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Sometimes you want to say something nice to someone, and you think, ‘I’ll put it off. I’ll tell him later. I’ll tell him tomorrow or maybe next week. And sometimes it can be too late and you really wish you’d said it. When we were kids in Liverpool, I mean, we were just young guys. And particularly in those days, too, you didn’t really say that kind of stuff to each other. You didn’t really say, ‘I love you, man.’Paul McCartney, introducing “Here Today“
From AzCentral, June 29, 2019:
[…] At 77, McCartney’s voice continues to defy the laws of science. You can hear the age creep in at times, if mostly on the night’s most understated ballads. But that voice has held up better than the best of his contemporaries. And the set’s most raucous moments were especially impressive, from the screaming climax of the second song, an epic “Junior’s Farm,” to that blistering version of “Helter Skelter” that he wisely held off for the encore some two-and-a-half hours later.
Still looking boyish despite the wise decision to let his hair go grey, McCartney made his entrance, strolling on stage with his trusty Hofner Beatle bass, and set the tone for his performance with “A Hard Day’s Night.”
He switched off instruments throughout the set. He was seven songs deep when he followed a raucous highlight of the new release, “Come On to Me,” with the removal of his bass and jacket, promising “OK, that is the one and only wardrobe change of the whole evening.” The he grabbed an electric guitar for a suitably gritty “Let Me Roll It.” […]
He’s touring with the bandmates he’s been using since 2002 – Brian Ray, Rusty Anderson, Paul “Wix” Wickens and Abe Laboriel Jr.,a force of nature on the drums who earned a big response when he busted out some silly dance moves during “Dance Tonight.”
That last one was part of a stripped-down mini-set that included “I’ve Just Seen a Face,” “In Spite of All the Danger” and harmonica-driven early hits “From Me to You” and “Love Me Do.”
As much as these guys always do a brilliant job of capturing the essence of whatever song he throws their way, from “Being for the Benefit of Mr. Kite!” to “Birthday,” this time he brought reinforcements in the form of three horn players who made their entrance through the crowd on “Letting Go,” the fourth song of the night.
To call the horns a welcome addition to the mix would be a massive understatement. Hearing McCartney backed by horns on “Got to Get You Into My Life” would make you wonder how he’s gone so many years without live horns. But even on the songs that don’t require horns, they sounded great. […]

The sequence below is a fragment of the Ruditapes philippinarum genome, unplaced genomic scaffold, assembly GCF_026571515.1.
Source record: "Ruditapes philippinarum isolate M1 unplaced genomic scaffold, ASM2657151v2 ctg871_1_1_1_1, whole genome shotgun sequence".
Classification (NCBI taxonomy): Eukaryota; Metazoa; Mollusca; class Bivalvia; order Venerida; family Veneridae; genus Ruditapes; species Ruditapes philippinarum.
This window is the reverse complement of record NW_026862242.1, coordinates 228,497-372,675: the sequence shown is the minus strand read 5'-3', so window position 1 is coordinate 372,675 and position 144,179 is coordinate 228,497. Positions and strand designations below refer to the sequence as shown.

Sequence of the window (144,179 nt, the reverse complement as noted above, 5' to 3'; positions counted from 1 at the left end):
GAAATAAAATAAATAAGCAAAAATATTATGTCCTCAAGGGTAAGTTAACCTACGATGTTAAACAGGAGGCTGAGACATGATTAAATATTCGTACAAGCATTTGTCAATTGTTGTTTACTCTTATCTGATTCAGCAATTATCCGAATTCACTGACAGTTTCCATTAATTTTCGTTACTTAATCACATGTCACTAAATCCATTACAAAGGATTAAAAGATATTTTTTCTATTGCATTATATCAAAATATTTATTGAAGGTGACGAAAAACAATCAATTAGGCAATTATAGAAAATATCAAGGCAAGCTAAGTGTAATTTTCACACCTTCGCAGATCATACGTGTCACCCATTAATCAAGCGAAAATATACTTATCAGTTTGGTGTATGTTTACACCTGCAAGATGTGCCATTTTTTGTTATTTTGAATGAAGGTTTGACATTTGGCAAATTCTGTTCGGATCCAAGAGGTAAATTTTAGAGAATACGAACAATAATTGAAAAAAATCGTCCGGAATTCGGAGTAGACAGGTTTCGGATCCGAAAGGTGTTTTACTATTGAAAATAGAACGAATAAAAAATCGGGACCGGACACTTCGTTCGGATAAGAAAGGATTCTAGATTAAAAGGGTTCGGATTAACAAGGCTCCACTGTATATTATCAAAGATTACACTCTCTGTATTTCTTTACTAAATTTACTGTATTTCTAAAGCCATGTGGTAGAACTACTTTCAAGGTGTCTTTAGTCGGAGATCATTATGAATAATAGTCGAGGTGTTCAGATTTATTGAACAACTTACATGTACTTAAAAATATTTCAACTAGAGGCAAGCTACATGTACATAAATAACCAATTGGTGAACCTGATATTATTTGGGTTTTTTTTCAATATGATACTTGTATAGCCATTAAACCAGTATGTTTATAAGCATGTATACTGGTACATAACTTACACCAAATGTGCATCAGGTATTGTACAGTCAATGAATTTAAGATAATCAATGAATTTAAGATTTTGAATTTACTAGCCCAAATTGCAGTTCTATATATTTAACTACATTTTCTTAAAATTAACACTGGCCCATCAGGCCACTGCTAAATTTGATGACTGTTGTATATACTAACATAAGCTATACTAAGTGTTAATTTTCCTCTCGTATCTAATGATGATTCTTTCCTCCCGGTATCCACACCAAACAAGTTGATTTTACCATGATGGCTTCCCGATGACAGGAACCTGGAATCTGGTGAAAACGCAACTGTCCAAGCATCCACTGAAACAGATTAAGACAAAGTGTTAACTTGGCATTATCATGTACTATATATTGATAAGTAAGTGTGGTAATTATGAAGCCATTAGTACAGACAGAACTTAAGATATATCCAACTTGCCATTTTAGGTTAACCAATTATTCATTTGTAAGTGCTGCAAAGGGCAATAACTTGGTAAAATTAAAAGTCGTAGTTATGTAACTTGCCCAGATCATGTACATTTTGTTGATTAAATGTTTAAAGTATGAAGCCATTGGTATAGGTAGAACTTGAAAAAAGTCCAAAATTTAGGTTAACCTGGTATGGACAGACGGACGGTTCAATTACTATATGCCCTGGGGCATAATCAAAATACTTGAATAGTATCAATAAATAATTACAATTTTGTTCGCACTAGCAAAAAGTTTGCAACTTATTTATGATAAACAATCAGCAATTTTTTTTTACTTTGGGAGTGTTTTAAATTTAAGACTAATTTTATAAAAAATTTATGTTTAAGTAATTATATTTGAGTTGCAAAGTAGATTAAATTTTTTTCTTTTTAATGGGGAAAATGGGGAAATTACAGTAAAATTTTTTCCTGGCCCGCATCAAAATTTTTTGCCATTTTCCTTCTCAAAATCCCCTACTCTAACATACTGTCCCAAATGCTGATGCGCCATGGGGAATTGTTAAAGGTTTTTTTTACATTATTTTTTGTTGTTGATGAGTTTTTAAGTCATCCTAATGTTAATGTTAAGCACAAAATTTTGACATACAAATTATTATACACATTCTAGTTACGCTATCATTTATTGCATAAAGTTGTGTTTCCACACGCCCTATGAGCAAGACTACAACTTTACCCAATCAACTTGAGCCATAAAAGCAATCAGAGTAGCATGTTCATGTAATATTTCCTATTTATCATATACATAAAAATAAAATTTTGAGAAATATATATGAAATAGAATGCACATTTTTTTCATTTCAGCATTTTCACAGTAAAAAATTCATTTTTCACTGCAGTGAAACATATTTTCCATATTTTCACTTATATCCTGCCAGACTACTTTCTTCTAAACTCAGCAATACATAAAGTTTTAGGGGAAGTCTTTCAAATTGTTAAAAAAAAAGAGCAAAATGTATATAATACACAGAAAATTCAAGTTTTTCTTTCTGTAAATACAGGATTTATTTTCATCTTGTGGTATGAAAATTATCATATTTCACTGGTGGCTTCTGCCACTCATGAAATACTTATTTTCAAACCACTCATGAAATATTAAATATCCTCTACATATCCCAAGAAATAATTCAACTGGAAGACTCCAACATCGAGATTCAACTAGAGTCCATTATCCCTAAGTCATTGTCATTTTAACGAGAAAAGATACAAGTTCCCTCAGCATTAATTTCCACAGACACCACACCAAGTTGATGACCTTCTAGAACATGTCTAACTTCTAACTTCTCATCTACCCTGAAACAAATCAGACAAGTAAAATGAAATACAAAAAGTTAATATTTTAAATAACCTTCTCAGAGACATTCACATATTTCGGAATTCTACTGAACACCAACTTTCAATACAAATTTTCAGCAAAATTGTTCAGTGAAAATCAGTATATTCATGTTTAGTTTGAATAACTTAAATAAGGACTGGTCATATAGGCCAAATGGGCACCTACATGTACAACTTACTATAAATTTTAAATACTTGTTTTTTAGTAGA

From paulmccartney.com, July 8, 2019:
“Welcome back to Phoenix…”
To kick off this evening’s soundcheck, Paul welcomed himself and, well, all of us back to Phoenix with a sweet, melodic jam with the above refrain—before turning on a dime to fire up an incendiary ‘Matchbox’ followed by an exuberant ‘Coming Up’ and, ratcheting the electricity up that much further, ‘Drive My Car’ right into ‘I Wanna Be Your Man’. Barely half an hour into soundcheck, it was already clear how special Paul’s first show in Phoenix since his August 2014 US Airways Arena date was going to be.
(Speaking of ‘Drive My Car’… you know local Macca mania has spread well beyond the confines of the venue he’s playing when even the highway signs herald Paul’s arrival: “A Long & Winding Road Needs Alert Drivers” read one, while another lit up with “Ob-La-Di Ob-La-Da Life Goes On If You Slow Down”—was that second sign a clever combo of two Beatles references? ‘Ob-La-Di…’ being the obvious live staple of Paul’s shows since 2010, and the deep cut ‘Slow Down’, the Larry Williams tune The Beatles covered in 1964? If anyone from the Arizona Department of Transportation is reading this, let us know!)
Then it was time for Paul to take the capacity crowd at the Talking Stick Resort Arena (same building as 2014 for my fellow trivia nerds, different name) on an “emotional journey from The Beatles to his latest work” (sweet headline, ARIZONA REPUBLIC). And yes, we did start with some Beatles (‘A Hard Day’s Night,’ ‘Can’t Buy Me Love,’ ‘Got To Get You Into My Life’), some Wings (‘Junior’s Farm’,’Letting Go’), and two trips to Egypt Station (‘Who Cares’, ‘Come On To Me’), all before the first song tonight’s setlist had in common with Paul’s first play at this same building, back in 2002 when it was called the America West Arena (‘Let Me Roll It’).
However, as anyone who’s ever been to one of Paul’s shows well knows, the name, place and size of the venue are irrelevant once that “emotional journey” (thanks again, ARIZONA REPUBLIC) gets underway. Once ‘Nineteen Hundred and Eighty-Five’ or ‘Dance Tonight’ kicks in, you’re going to be moving whether you’re one of the thousands in an arena or stadium crowd or packed into a surprise club gig—and, as at least one reviewer has noted, time and space become pretty much irrelevant at a McCartney show.
And so it was, with another nearly three hours folded into a seeming instant, the closing Abbey Road medley of ‘Golden Slumbers’, ‘Carry That Weight’, and ‘The End’ was, as ever, met with tears of elation, and the Freshen Up caravan was Vegas-bound.Steve Martin, Paul’s publicist
Last updated on July 8, 2019
Talking Stick Resort Arena
This was the 1st and only concert played at Talking Stick Resort Arena.
Setlist for the concert